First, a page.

Wednesday, May 8, 2013

A tale of two flowers - one native, one alien

Our local newspaper offers a feature where they publish comments from the community on a regular basis.  Most of the comments are political, or complaints about something or someone.  I wait for one comment every year, someone will call in to exclaim how beautiful the Wild Phlox is in Mill Pond Park and how it is just covering the woods!

Woods covered with "Wild Phlox"

Only one problem.  It's not Wild Phlox.

It's Dame's Rocket (Hesperis matronalis).
Dame's Rocket - Note four petals on flowers and alternate leaves

Dame's Rocket is indeed a beautiful flower, but it is not a native plant to Mid-Michigan or even North America.  It is a native of Eurasia.  It is widely cultivated as a garden plant and easily escapes cultivation.  As an alien species that spreads easily it can be classified as an invasive species.  It is on noxious weed or banned plant lists in three states (Colorado, Connecticut, Massachusetts) because of its noxious habits.

Like other members of the Mustard (Brassicaceae) family -which includes other noxious weeds such as Black Mustard (Brassica nigra) and Garlic Mustard (Alliaria petiolata) - Dame's Rocket can be identified by the arrangement of its petal and flowers.  The flowers are arranged alternately along the stem and the flowers contain four petals in a cross-like formation.  The Brassicaceae used to be named the Cruciferae "cross-bearing" for this petal arrangement. 

Close-up of Dame's Rocket flowers - note the cross-like arrangement of the four petals

Dame's Rocket is a very showy plant.  Individual plant may grow up to 3 foot tall  and can be covered with dozens of white, blue, or lavender  flowers.  Because it has such prominent blooms and a long bloom period, it has long been a favorite among gardeners.  That is why it has escaped so easily into the wild - it can be found in forty-one states and eleven Canadian provinces and territories.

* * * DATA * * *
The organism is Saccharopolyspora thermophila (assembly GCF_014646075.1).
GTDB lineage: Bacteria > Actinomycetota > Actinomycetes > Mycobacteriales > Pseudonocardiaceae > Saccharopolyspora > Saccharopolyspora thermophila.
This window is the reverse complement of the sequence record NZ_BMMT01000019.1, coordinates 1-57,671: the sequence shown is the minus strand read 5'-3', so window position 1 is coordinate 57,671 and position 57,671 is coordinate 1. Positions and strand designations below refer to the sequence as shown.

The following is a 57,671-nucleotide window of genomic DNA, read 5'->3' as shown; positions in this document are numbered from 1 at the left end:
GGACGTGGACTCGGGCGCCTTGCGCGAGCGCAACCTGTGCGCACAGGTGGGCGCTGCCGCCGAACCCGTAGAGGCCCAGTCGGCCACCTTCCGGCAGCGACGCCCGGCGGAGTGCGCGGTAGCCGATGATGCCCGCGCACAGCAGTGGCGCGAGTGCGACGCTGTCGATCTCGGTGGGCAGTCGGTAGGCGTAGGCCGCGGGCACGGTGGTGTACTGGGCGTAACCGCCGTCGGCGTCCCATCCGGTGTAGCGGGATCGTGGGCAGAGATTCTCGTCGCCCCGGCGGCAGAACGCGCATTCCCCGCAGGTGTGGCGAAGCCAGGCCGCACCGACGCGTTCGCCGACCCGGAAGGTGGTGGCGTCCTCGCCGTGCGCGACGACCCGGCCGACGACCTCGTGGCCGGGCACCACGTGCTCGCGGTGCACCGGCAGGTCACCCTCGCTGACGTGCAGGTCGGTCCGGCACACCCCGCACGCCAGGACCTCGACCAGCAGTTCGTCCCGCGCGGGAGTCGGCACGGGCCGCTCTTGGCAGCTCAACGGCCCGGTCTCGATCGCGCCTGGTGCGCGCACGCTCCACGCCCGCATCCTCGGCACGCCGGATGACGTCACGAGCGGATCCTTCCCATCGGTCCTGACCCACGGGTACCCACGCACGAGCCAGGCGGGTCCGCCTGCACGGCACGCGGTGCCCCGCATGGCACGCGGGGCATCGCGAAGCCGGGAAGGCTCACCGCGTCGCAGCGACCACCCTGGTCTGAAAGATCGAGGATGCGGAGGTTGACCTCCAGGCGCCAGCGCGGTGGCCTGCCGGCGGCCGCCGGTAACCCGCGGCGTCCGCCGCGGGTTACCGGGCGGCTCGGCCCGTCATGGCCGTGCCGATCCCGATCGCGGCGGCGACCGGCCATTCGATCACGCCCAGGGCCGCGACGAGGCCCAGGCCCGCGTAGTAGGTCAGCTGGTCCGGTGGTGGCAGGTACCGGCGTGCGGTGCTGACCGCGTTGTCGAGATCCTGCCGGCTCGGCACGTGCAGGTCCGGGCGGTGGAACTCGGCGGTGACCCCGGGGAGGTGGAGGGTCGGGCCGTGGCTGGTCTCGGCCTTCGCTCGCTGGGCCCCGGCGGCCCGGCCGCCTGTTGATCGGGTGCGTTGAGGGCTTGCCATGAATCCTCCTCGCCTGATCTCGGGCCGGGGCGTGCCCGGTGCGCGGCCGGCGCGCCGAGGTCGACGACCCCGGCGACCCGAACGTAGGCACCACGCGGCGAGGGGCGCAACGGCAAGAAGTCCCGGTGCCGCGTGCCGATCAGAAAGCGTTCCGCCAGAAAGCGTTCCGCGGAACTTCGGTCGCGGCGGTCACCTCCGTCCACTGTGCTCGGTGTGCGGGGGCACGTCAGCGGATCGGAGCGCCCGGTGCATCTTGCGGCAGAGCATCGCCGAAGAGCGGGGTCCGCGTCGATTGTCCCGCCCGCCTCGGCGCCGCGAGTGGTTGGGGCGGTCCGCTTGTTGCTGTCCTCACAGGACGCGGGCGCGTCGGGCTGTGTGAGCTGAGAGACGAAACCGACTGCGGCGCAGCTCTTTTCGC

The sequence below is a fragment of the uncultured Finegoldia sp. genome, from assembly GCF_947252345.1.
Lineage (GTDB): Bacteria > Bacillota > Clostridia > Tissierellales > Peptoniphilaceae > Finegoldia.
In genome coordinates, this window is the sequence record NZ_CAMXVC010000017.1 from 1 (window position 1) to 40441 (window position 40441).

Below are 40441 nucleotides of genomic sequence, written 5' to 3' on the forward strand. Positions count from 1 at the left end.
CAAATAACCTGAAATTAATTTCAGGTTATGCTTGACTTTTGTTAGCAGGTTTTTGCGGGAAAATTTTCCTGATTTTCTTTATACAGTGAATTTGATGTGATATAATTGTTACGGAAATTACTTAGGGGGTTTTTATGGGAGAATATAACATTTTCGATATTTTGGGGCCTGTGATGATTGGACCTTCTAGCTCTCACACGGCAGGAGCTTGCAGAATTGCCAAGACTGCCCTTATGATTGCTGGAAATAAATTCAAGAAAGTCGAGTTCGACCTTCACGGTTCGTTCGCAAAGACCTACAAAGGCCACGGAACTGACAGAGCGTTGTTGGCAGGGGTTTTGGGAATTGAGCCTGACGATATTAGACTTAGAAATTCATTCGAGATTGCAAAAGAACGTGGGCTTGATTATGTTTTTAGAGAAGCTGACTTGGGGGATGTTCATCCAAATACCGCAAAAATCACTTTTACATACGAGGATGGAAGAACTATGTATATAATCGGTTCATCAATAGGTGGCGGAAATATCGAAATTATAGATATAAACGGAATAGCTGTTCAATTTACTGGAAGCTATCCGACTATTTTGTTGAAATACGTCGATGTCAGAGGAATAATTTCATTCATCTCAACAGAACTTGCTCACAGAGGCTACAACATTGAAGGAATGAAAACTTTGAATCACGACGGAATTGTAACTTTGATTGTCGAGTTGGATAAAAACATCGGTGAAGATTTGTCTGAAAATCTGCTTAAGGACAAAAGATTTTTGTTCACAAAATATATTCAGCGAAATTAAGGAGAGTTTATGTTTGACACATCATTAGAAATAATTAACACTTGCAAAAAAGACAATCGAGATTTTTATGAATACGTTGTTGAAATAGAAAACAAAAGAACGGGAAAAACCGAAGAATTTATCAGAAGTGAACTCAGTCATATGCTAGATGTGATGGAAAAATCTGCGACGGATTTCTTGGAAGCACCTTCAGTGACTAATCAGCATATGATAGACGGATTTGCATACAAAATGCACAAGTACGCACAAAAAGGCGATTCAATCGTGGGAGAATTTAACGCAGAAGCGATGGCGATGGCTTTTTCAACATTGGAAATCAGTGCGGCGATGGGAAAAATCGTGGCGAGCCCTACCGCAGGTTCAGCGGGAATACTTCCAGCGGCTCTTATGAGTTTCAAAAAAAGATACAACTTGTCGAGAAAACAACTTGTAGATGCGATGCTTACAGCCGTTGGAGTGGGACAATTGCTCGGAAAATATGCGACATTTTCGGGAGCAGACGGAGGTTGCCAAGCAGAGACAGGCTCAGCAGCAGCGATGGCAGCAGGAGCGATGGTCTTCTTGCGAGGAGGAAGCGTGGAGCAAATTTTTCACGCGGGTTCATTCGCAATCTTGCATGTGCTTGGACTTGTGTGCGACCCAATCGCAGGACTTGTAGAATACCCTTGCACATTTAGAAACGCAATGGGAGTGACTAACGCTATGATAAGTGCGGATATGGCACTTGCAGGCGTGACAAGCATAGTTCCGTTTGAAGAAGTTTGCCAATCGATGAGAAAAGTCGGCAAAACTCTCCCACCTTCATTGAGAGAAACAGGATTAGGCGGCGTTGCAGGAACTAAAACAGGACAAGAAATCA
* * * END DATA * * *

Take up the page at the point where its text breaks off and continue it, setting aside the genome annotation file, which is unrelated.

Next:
So if this spectacular show in our local woodlands every May to August is actually an invasive species, do we have any native phlox in Mid-Michigan?

Yes!  The Wild Blue Phlox (Phlox divaricata) grows in forests and floodplains throughout the eastern United States and Canada.  In Mid-Michigan it can easily be found in moist deciduous forests and floodplain forests, and along the margins of deciduous swamps.

It is easily distinguishable from the non-native Dame's Rocket by its leaf and flower arrangement.  The leaves are arranged in opposite pairs along the stem.  Flowers always have five petals.  The petals are fused into a tube at the base of the flower, but spread out into wide lobes.

Wild Blue Phlox is not as spectacular as Dame's Rocket.  It only grows to a height of 6 to 20 inches tall.  It blooms before the Dame's Rocket (April to early June in Mid-Michigan) and is a late Spring wildflower compared to the summer blooming Dame's Rocket.  It has a more delicate beauty that can be overlooked in favor of the showy, but alien Dame's Rocket.

It is wonderful that people celebrate the beautiful flowers blooming in the woods.  Just make sure that you are celebrating the right plants for the right reasons.  Sometimes the showiest plants are those that are out of place.

Basic Information

Dame’s Rocket 
Hesperis matronalis

Size:  1-3’ tall

Habitat:  open woodlands, thickets, roadsides, fields

Flower Color:  purple, blue, or white

Bloom Time:  May – August

Non-native Plant

Wild Blue Phlox 
Phlox divaricata

Height:  10-20” tall

Habitat:  woodlands, floodplains, wooded dunes

Flower Color:  pale blue 
Bloom Time:  April – early June

Native Plant

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